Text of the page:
Golden Skate

Pang and Tong lead pairs in Moscow

Qing Pang and Jian Tong of China perform to The Pearlfishers at the 2011 World Figure Skating Championships.

Qing Pang and Jian Tong of China prevailed over Germany’s Aliona Savchenko and Robin Szolkowy by 1.02 points to capture the Pairs Short Program at the 2011 ISU World Figure Skating Championships. The new Russian couple Tatiana Volosozhar and Maxim Trankov finished third in what was a high-level competition. While the Chinese couple stood out because of their elegance, the Germans were very lively and the Russians powerful.

Pang and Tong looked very smooth in their lyrical program to The Pearlfishers and landed a triple toe, high throw triple Lutz, and throw triple loop. The defending World Champions posted a seasons best of 74.00 points.

“It went really well today,” Pang commented. “All the elements were well done. Today’s performance gives us confidence for the free skating tomorrow.”

“We are just happy that this competition takes place and that we were able to achieve a seasons best score,” added Tong. “Hopefully tomorrow we can skate a strong program and can land all our jumps.”

Skating to Korobushko, Russian folk music that was well received by the crowd in Moscow, Savchenko and Szolkowy produced their trademark big throw triple flip, a triple twist and triple toe. Like Pang and Tong, they earned a level four the lift, the spin and the death spiral and a level three for the footwork. The two-time World Champions scored 72.98 points.

“We did everything that we could do,” Savchenko said. “My parents are here to watch and we gave everything we have.”

“We can sleep well tonight, relax and then skate clean tomorrow,” Szolkowy offered. “Everything is still possible, but obviously you’re more relaxed when you have a little advantage (in points). It was a great program and we did all elements. We are really happy and I think you could see that.”

Volosozhar and Trankov’s dramatic performance to Carmina Burana by Carl Orff included arguably the highest triple twist of the event, a solid triple toe, and throw triple loop. The Russian Champions scored 70.35 points.

“We are pleasantly surprised. This is our first season together, with new coaches and a whole new team,” Volosozhar told the post-event press conference.

“For us, it is already amazing that we are Russian Champions,” Trankov explained. “We try not to think about winning. We just worked and try to feel better every day. We just try to skate for each other and I think it works for us.”

The Russian pairs were dominating with Vera Bazarova and Yuri Larionov and Yuko Kavaguti and Alexander Smirnov coming in fourth and fifth, however, there is a considerable gap between them and the top three.

Bazarova and Larionov gave a strong performance to Secret Garden, and only Larionov’s triple toe was shaky.

“It was so nice to perform here in Moscow,” said Bazarova. “We felt how the audience supported us from the first moments of the warm-up until the end of the program. We will try to do the same in free skating.”

“It was nice, but it was more difficult to perform here because of the responsibility,” Larionov added.

Kavaguti and Smirnov skated last out of the 22 couples and after a triple toe, triple loop and triple twist, Smirnov slipped and fell at the beginning of the step sequence.

“I got carried away by the emotions in the program and I forgot to focus on my feet and so it was my fault,” Smirnov explained. “We were at our peak at the time for Worlds in Tokyo, and after the tragedy happened, our coach Tamara Moskvina tuned down the training a bit but then stepped it up again and now we were ready. Tonight we try to relax and we won’t rush to draw conclusions. Tomorrow we’ll fight.”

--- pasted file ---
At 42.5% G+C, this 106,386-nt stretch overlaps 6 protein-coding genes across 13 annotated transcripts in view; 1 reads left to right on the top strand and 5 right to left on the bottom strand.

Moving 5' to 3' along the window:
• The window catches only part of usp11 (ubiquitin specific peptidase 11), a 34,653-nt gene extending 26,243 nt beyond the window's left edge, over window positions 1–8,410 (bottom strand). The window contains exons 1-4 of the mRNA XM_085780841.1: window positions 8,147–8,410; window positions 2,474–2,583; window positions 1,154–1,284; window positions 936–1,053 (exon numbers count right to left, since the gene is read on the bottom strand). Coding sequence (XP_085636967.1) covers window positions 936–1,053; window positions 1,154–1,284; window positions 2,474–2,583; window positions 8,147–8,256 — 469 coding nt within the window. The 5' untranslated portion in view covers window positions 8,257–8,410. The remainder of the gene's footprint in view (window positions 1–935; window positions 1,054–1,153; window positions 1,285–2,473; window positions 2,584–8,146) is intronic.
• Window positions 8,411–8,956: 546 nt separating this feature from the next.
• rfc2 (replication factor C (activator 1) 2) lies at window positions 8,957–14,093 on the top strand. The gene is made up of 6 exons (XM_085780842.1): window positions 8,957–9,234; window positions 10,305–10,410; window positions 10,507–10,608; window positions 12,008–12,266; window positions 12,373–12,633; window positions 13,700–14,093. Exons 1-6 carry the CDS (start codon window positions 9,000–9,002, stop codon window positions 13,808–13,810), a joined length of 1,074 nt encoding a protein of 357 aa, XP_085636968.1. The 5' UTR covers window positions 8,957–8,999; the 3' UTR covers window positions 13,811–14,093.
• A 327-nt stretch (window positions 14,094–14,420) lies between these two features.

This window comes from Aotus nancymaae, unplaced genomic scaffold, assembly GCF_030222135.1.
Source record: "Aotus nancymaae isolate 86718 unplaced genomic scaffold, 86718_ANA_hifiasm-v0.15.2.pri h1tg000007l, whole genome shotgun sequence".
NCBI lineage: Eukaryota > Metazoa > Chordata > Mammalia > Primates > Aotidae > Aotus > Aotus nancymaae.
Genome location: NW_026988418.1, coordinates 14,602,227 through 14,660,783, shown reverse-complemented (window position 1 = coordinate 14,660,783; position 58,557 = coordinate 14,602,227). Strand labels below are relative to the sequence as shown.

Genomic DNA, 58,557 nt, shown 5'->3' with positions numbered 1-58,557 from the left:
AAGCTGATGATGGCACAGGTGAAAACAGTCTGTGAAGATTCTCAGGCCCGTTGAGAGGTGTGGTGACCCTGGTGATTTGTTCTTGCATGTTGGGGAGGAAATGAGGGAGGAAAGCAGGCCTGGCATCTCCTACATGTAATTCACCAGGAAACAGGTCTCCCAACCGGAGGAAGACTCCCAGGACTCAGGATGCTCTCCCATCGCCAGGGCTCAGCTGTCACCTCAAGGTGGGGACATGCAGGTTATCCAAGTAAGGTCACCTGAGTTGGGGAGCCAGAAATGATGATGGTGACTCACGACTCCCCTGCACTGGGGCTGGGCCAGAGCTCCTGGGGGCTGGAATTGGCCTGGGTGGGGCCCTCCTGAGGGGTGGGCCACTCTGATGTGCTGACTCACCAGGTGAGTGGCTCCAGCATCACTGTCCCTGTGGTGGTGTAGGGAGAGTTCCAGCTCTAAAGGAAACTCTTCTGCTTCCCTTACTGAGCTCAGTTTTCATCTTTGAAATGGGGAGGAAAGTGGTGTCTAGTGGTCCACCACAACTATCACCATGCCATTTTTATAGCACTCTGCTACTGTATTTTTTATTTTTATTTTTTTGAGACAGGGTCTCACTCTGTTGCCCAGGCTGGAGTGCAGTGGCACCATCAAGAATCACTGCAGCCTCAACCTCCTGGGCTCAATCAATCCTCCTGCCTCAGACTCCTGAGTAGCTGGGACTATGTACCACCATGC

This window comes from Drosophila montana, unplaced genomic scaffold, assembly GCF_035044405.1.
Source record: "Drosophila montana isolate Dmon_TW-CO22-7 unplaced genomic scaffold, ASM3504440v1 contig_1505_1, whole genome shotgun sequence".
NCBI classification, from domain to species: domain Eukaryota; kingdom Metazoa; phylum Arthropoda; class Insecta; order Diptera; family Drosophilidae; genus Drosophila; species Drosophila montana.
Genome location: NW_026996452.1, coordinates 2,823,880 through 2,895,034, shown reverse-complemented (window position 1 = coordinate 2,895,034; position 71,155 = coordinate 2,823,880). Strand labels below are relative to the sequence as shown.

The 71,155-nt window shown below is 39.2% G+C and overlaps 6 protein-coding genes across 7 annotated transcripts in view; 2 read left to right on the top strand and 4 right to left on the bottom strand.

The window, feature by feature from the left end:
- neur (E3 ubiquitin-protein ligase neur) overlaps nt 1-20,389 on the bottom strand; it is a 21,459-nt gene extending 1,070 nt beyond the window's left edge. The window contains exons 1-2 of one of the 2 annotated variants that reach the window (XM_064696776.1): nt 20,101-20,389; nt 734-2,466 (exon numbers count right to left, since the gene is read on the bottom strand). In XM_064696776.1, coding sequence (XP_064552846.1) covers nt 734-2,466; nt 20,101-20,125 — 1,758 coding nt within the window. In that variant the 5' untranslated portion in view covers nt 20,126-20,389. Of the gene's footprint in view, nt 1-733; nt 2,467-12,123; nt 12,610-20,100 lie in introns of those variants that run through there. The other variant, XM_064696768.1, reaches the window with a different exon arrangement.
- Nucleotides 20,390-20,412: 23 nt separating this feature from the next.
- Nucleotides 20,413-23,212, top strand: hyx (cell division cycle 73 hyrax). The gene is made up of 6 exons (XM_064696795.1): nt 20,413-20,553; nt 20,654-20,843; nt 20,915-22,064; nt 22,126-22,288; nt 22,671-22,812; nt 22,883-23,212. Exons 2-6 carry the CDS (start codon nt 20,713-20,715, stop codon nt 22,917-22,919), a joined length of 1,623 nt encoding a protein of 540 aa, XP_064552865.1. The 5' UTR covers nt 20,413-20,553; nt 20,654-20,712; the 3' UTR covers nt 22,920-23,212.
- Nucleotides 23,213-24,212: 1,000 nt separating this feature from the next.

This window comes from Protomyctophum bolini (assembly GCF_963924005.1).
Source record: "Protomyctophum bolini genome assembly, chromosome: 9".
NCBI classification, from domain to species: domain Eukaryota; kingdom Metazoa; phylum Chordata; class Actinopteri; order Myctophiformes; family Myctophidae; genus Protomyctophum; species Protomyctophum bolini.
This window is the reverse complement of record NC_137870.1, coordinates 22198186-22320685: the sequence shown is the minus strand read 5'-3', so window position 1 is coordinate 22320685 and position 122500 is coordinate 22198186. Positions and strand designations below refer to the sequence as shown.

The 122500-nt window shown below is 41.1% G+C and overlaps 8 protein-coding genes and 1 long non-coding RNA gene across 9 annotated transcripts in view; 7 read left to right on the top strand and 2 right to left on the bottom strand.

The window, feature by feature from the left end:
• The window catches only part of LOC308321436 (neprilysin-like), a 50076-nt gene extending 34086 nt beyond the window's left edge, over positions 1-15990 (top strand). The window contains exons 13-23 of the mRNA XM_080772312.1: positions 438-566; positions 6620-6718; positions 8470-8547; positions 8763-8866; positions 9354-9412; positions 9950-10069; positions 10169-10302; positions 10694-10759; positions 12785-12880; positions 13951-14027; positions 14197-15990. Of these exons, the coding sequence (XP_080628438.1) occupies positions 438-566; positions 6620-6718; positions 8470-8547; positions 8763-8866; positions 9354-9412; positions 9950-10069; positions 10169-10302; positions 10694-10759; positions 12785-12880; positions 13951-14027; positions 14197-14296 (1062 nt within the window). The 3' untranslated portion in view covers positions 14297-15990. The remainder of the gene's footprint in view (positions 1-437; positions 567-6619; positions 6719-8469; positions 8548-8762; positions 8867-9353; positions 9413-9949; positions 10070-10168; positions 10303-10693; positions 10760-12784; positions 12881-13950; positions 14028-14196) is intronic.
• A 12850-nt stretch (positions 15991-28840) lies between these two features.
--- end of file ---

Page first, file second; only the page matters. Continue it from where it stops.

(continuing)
World Junior bronze medalists Narumi Takahashi and Mervin Tran of Japan were sixth. They landed a triple Salchow and throw triple toe in their sultry performance to Feeling Good.

“I’m satisfied with this performance,” said Takahashi. “It was the best we could have done. We achieved a seasons best, but we thought we could break the 60 points, so we were a little disappointed with the score. We would like to continue like this in the free skating.”

Meagan Duhamel and Eric Radford of Canada finished seventh. Duhamel broke her partner’s nose when she hit him with the elbow in the face on the triple twist. Although this was the first element and his nose started to bleed, the couple continued. Duhamel stepped out on a side by side triple Lutz while Radford landed it, and they pulled off a throw triple Lutz as well.

“I just opened up a little bit early on the (triple) twist – the goal is to do the catch with my arms over my head – and I elbowed him in the nose,” Duhamel explained about the mishap. “He sometimes gets a bloody nose at home (on the twist in practice) but not like that! After the twist I saw his face freeze and his eyes start to water, and I told him twice ‘It’s okay, we can still do the (triple) Lutz’. When we went into the lasso (lift), I said ‘Let’s stop’, but he just kept going and I thought ‘he doesn’t want to stop’. I’m so proud of Eric (for finishing the program).”

“If you could see a picture of my face right when it happened, I was very shocked and my nose hurt a lot,” Radford commented after his nose was reset by the Canadian team doctor. “I had tears in my eyes from the pain and the triple Lutz was coming up next. So going into that Lutz you could see in my face that I felt blind. My eyes were filled with tears and I was thinking should I stop or should I go and I just kind of magically did it. And what an adventure!”

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